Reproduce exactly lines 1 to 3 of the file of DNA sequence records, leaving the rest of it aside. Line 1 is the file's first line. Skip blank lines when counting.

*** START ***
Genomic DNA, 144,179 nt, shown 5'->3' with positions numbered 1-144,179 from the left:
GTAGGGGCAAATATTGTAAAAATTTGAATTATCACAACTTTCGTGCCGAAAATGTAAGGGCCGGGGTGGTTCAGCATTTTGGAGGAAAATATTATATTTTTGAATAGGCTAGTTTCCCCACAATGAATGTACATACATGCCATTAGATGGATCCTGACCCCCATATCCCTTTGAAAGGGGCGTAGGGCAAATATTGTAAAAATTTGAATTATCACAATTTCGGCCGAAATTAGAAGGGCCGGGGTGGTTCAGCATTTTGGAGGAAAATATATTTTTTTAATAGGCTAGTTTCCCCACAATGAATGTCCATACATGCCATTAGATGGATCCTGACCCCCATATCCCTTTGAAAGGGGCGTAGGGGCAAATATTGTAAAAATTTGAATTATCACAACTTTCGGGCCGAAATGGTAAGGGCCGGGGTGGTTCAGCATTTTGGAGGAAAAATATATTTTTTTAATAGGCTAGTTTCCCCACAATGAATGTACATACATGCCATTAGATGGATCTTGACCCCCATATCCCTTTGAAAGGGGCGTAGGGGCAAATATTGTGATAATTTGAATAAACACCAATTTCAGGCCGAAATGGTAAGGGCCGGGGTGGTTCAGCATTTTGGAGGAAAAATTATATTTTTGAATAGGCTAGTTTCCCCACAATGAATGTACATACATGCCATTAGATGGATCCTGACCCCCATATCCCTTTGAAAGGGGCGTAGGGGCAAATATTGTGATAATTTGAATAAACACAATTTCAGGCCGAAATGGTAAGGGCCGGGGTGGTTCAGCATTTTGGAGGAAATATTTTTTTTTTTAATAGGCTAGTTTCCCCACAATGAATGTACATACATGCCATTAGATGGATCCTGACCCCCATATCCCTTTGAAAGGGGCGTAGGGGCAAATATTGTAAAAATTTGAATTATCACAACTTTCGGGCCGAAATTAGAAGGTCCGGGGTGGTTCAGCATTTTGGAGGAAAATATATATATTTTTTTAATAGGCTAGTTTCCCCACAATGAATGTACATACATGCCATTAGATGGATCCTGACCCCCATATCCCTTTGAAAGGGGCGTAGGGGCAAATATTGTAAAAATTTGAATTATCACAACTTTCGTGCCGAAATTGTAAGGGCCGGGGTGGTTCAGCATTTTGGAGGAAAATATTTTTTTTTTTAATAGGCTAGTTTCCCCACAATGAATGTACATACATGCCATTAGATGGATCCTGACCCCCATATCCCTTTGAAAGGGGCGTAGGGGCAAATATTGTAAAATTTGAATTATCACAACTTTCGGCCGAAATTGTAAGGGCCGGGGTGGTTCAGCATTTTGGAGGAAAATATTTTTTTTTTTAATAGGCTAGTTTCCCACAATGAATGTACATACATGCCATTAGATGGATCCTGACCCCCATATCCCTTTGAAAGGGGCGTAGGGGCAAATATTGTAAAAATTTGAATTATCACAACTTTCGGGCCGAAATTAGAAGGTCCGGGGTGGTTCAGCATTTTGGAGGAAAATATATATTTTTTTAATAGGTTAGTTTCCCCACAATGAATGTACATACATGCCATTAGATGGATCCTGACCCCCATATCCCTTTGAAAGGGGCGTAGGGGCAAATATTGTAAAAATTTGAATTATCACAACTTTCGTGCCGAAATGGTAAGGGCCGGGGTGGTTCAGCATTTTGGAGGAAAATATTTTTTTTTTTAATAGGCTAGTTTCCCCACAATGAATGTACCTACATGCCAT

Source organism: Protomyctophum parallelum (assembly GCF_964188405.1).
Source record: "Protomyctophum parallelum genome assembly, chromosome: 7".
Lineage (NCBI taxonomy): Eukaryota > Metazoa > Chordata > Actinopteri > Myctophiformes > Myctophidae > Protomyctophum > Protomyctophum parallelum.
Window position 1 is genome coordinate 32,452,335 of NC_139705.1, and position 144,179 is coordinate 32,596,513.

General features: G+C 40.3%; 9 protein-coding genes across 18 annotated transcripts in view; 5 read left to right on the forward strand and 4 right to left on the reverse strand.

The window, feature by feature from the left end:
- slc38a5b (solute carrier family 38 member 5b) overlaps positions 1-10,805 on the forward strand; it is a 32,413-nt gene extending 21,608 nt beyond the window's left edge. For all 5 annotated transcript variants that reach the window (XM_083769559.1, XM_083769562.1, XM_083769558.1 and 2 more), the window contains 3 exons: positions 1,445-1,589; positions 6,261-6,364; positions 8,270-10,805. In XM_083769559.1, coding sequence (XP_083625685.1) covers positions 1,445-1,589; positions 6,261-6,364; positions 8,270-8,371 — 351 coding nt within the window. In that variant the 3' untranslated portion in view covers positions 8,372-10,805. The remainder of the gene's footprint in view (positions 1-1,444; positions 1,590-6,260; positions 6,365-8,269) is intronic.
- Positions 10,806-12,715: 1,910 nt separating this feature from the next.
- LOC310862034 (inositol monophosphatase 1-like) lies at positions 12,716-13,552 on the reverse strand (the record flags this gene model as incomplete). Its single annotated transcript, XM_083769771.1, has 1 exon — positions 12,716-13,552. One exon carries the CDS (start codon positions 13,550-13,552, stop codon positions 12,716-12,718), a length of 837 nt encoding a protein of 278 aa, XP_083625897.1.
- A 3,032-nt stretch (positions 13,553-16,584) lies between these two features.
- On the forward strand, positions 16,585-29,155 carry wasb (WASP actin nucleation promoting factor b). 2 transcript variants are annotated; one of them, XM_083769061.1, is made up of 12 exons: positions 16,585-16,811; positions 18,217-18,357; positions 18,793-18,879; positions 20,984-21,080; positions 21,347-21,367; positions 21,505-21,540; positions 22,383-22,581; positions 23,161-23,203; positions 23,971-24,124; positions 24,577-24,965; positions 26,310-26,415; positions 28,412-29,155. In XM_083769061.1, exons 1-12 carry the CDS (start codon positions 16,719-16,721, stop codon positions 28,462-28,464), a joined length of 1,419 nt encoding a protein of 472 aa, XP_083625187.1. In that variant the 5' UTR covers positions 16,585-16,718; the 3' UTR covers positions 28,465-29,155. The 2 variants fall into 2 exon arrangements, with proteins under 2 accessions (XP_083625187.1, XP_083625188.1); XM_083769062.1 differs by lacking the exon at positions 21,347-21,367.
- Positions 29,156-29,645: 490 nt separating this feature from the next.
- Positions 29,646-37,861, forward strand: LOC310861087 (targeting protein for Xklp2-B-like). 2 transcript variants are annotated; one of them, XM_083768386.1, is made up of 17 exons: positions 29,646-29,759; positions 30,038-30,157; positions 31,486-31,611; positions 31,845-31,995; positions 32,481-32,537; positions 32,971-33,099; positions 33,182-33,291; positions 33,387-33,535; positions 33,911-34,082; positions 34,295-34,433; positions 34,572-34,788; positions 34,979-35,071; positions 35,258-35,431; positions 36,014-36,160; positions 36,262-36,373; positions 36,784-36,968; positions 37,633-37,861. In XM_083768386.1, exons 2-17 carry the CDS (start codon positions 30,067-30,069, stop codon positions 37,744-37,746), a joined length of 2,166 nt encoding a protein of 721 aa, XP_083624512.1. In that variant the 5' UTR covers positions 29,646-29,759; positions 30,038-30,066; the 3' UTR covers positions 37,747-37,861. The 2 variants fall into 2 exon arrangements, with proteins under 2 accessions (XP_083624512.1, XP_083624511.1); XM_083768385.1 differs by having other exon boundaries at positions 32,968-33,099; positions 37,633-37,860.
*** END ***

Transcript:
Genomic DNA, 144,179 nt, shown 5'->3' with positions numbered 1-144,179 from the left:
GTAGGGGCAAATATTGTAAAAATTTGAATTATCACAACTTTCGTGCCGAAAATGTAAGGGCCGGGGTGGTTCAGCATTTTGGAGGAAAATATTATATTTTTGAATAGGCTAGTTTCCCCACAATGAATGTACATACATGCCATTAGATGGATCCTGACCCCCATATCCCTTTGAAAGGGGCGTAGGGCAAATATTGTAAAAATTTGAATTATCACAATTTCGGCCGAAATTAGAAGGGCCGGGGTGGTTCAGCATTTTGGAGGAAAATATATTTTTTTAATAGGCTAGTTTCCCCACAATGAATGTCCATACATGCCATTAGATGGATCCTGACCCCCATATCCCTTTGAAAGGGGCGTAGGGGCAAATATTGTAAAAATTTGAATTATCACAACTTTCGGGCCGAAATGGTAAGGGCCGGGGTGGTTCAGCATTTTGGAGGAAAAATATATTTTTTTAATAGGCTAGTTTCCCCACAATGAATGTACATACATGCCATTAGATGGATCTTGACCCCCATATCCCTTTGAAAGGGGCGTAGGGGCAAATATTGTGATAATTTGAATAAACACCAATTTCAGGCCGAAATGGTAAGGGCCGGGGTGGTTCAGCATTTTGGAGGAAAAATTATATTTTTGAATAGGCTAGTTTCCCCACAATGAATGTACATACATGCCATTAGATGGATCCTGACCCCCATATCCCTTTGAAAGGGGCGTAGGGGCAAATATTGTGATAATTTGAATAAACACAATTTCAGGCCGAAATGGTAAGGGCCGGGGTGGTTCAGCATTTTGGAGGAAATATTTTTTTTTTTAATAGGCTAGTTTCCCCACAATGAATGTACATACATGCCATTAGATGGATCCTGACCCCCATATCCCTTTGAAAGGGGCGTAGGGGCAAATATTGTAAAAATTTGAATTATCACAACTTTCGGGCCGAAATTAGAAGGTCCGGGGTGGTTCAGCATTTTGGAGGAAAATATATATATTTTTTTAATAGGCTAGTTTCCCCACAATGAATGTACATACATGCCATTAGATGGATCCTGACCCCCATATCCCTTTGAAAGGGGCGTAGGGGCAAATATTGTAAAAATTTGAATTATCACAACTTTCGTGCCGAAATTGTAAGGGCCGGGGTGGTTCAGCATTTTGGAGGAAAATATTTTTTTTTTTAATAGGCTAGTTTCCCCACAATGAATGTACATACATGCCATTAGATGGATCCTGACCCCCATATCCCTTTGAAAGGGGCGTAGGGGCAAATATTGTAAAATTTGAATTATCACAACTTTCGGCCGAAATTGTAAGGGCCGGGGTGGTTCAGCATTTTGGAGGAAAATATTTTTTTTTTTAATAGGCTAGTTTCCCACAATGAATGTACATACATGCCATTAGATGGATCCTGACCCCCATATCCCTTTGAAAGGGGCGTAGGGGCAAATATTGTAAAAATTTGAATTATCACAACTTTCGGGCCGAAATTAGAAGGTCCGGGGTGGTTCAGCATTTTGGAGGAAAATATATATTTTTTTAATAGGTTAGTTTCCCCACAATGAATGTACATACATGCCATTAGATGGATCCTGACCCCCATATCCCTTTGAAAGGGGCGTAGGGGCAAATATTGTAAAAATTTGAATTATCACAACTTTCGTGCCGAAATGGTAAGGGCCGGGGTGGTTCAGCATTTTGGAGGAAAATATTTTTTTTTTTAATAGGCTAGTTTCCCCACAATGAATGTACCTACATGCCAT

Source organism: Protomyctophum parallelum (assembly GCF_964188405.1).